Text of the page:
9. Please read this 2010 Gold Medal Mel post, Chlorine and Urine can Kill, Part II, as an intro to what follows, along with the additional resources sited ( Then read this follow up blog post, A Chloramine Prevention Precursor: Are You “Practicing” Healthy Swimming at Your Pool (, which I posted on Feb. 11, 2010, taking special notice of the additional embedded GMM blog post link, Chlorine and Human Secretions, THE FACTS (—-a-chloramine-prevention-precursor—-clorami.html). These posts and sited references are full of factual information on chloramine prevention and management. Please contact me at the email address listed for additional information into the best practices tried, studied and available for chloramine control.

  10. swimdad says:

    It seems that another method of water sanitization is the answer. It is my understanding that there are UV systems that use UV light in conjunction with much smaller amounts of chlorine to kill the bacteria in pool water.
    Does anyone know about this type of pool system?

  11. The Evacuator System is currently installed at the Mt. View Aquatic Center in Marietta, GA. It’s been in place and working since October 2012. Mt. View has a 50 meter competition pool and a 25 yd. x 6 lane instructional pool. There are 3 USA Swimming Teams that practice using the 21 x 25 yard lanes in the 50 meter pool. This pool has a very low profile roof, so the air volume above the pool is very limited. The pool opened in 2000 and faced terrible air quality issues from the beginning. Many approaches were tried to resolve chloramine issues.

    Additional exhausts fans and upsizing the fresh air intakes was the first adjustment. The issues lessened a little, but still the air during heavy loads (practices and meets) was poor at best. With the new approach in 2004 of using UV light systems in the 100% flow in the pool return lines, the chlorimes all but disappeared from the pool water and the air quality improved. But, again during heavily loaded swim meets and practices doors were opened and additional fans were placed on the deck to freshen the air, which helped the situation, but poor air quality remained.

    In 2010 Don Baker, Paddock Industry’s President contacted me about relatively a new Paddock Evacuator system. We studied the product and visited one of the first installations in Rock Hill SC. Cobb County, GA approved funding the installation of 5 Evacuator bench systems at Mt. View and after installation in the fall of 2012 we have not had a air qualitiy issue.

    Eric Knight is correct, the key is having your air flow not being disrupted during meets and practices. The Paddock Evacuator system has been installed at another Cobb County Aquatic Center which is an indoor water park and the chloramine issue there have been resolved. The third Cobb County aquatic center is on schedule for another Evacuator to be installed at West Cobb Aquatic Center next month. This pool is a multipurpose recreational pool that is heavily used.

    In summary, as the Aquatic Manager for Cobb County and as a private Aquatic Consultant, I advise my administrators and my other agency clients to include this equipment in new aquatic center construction projects and retrofit bench Evacuators in existing facilities that had air equality issues.

  12. concerned parent says:

    My daughter swam at this facility last spring and had to stop during her swim to be treated by EMS (i cannot even describe the burns on her face). Part of the problem is that the air is trapped and cannot get out of the four walls of the pool (the water sits much below the gutters and gets trapped). The 6 inches above the surface is wall, which is blocking the air from getting out. I get that the signs are part of the problem, but the air has to be able to get our of the actual pool. Additionally, with all of the organic matter (let’s think about how many swimmers swim at y nats, never mind at juniors, and that is a whole lot of chlorimines/trichlorimines – byproducts. Chlorine cannot break down urine! It does seem that this facility is doing everything it can to fix the problem, but the problem, to an extent, is out of their hands. Lower the chlorine levels (I liken it to sunscreen – 50spf is no more protection that 80spf), because the higher the chlorine levels, and the more organic matter in the pool, the great your byproducts Add a whole lot of fans to get the chlorimine/trichlormines moving so it does not sit right where the swimmers are breathing, and maybe, just maybe there will be some relief. And to all those fans sitting in the spectator area who come out with burning eyes and sinus issues, that is not the smell of chlorine, that is chlorimine. Maybe we need to start at the top where the regulations about chemical usage is determined.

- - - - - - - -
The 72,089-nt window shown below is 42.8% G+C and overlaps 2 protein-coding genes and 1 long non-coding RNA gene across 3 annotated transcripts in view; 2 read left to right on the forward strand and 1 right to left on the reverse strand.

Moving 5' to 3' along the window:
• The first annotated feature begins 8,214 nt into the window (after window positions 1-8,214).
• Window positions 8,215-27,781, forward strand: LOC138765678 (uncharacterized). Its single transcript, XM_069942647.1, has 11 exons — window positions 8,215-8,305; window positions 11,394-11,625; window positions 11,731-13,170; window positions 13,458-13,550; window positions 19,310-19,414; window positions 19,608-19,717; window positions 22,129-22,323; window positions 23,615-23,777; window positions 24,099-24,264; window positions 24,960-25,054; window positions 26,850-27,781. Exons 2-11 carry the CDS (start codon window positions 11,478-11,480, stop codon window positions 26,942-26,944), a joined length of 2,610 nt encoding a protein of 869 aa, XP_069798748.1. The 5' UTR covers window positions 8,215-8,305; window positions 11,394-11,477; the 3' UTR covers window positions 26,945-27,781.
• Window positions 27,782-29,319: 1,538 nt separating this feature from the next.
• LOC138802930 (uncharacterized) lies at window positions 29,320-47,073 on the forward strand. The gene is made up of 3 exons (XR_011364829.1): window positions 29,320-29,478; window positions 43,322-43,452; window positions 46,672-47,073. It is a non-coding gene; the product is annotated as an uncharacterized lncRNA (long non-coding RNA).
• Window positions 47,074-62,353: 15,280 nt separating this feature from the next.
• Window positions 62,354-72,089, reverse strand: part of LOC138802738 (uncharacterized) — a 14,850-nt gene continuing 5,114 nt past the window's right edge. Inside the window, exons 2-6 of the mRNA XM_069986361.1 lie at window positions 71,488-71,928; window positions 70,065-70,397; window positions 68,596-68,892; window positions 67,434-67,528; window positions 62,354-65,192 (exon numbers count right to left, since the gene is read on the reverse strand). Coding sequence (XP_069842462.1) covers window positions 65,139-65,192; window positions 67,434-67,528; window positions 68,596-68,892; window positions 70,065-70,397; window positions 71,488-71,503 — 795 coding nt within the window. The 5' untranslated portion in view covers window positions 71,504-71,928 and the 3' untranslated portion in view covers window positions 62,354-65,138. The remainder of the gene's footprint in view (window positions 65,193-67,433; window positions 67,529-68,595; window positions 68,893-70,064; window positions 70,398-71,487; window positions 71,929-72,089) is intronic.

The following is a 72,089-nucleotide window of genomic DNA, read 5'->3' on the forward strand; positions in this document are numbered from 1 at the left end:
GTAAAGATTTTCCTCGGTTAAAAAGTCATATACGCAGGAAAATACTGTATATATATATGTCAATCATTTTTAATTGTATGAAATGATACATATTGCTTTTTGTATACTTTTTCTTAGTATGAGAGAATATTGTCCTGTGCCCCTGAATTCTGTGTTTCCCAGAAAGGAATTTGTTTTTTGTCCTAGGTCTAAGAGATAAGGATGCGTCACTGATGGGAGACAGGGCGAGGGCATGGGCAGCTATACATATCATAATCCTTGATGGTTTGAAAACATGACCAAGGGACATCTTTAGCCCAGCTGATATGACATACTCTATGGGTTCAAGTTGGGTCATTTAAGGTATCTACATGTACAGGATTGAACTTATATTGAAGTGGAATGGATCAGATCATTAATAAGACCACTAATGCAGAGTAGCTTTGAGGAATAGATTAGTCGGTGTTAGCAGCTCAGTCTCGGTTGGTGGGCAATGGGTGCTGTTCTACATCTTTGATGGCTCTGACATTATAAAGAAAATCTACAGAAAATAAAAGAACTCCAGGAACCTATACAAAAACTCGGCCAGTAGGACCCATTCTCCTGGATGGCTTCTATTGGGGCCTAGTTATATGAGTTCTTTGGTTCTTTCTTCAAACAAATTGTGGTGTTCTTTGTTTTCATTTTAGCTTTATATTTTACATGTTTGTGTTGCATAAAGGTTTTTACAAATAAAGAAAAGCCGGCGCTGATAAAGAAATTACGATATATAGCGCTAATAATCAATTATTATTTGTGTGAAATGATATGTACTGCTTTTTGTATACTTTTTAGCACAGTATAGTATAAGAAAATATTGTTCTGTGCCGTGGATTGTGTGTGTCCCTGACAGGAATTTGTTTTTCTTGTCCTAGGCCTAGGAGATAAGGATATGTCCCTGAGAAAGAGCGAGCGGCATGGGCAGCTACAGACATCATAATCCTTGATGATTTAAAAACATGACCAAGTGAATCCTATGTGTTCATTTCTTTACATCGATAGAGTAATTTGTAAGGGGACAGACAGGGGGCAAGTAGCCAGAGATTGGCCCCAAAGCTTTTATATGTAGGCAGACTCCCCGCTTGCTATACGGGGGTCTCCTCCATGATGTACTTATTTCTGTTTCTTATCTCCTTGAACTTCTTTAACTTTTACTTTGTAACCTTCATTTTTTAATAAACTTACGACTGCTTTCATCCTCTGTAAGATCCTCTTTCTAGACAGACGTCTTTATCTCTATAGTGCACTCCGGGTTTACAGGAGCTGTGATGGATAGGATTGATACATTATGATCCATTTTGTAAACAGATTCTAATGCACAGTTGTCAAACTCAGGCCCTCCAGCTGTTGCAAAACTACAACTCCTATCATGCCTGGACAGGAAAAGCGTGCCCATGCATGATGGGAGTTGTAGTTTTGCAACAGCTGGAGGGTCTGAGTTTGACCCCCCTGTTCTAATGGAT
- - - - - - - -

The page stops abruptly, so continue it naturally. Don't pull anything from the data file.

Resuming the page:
• Canadian B says:

      My understanding is that chloramines (the pool smell) indoors increase drastically when chlorine levels are to low. A drop in pH will also quickly spike chloramine smell into the air space. Perhaps before large meets, the free chlorine target should be increased, not lowered as you suggested. This and perhaps other action might compensate for the anticipated spike in bather load. 2ppm may be better than 1.2ppm for these events. I’d like to see best practices from indoor pools that have solved this dilemma.
      Was there a change at the pool when operators try to save on the very expensive cost of running a pool? Note, UV systems allow safe operation at even lower typical free chlorine levels. However this makes operation riskier when shock loading the pool with hundreds of unwashed 🙁 sweaty kids. When that many bathers enter the water at once, it makes it that much riskier to indoor air quality at meets. The volume of the pool water and the chemical addition / measuring systems are not set up to account for such major changes in loading. Ground level air removal and the so-so method of increasing in water level air mixing help, but avoiding generation is better.
      The Europeans have gone to ozone treatment with a large aging pool volume, and avoid chlorine – there may be a compromise that will let our kids swim just as healthy as when we were kids.

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About Braden Keith

Braden Keith

The most common question asked about Braden Keith is "when does he sleep?" That's because Braden has, in two years in the game, become one of the most prolific writers in swimming at a level that has earned him the nickname "the machine" in some circles. He first got his feet …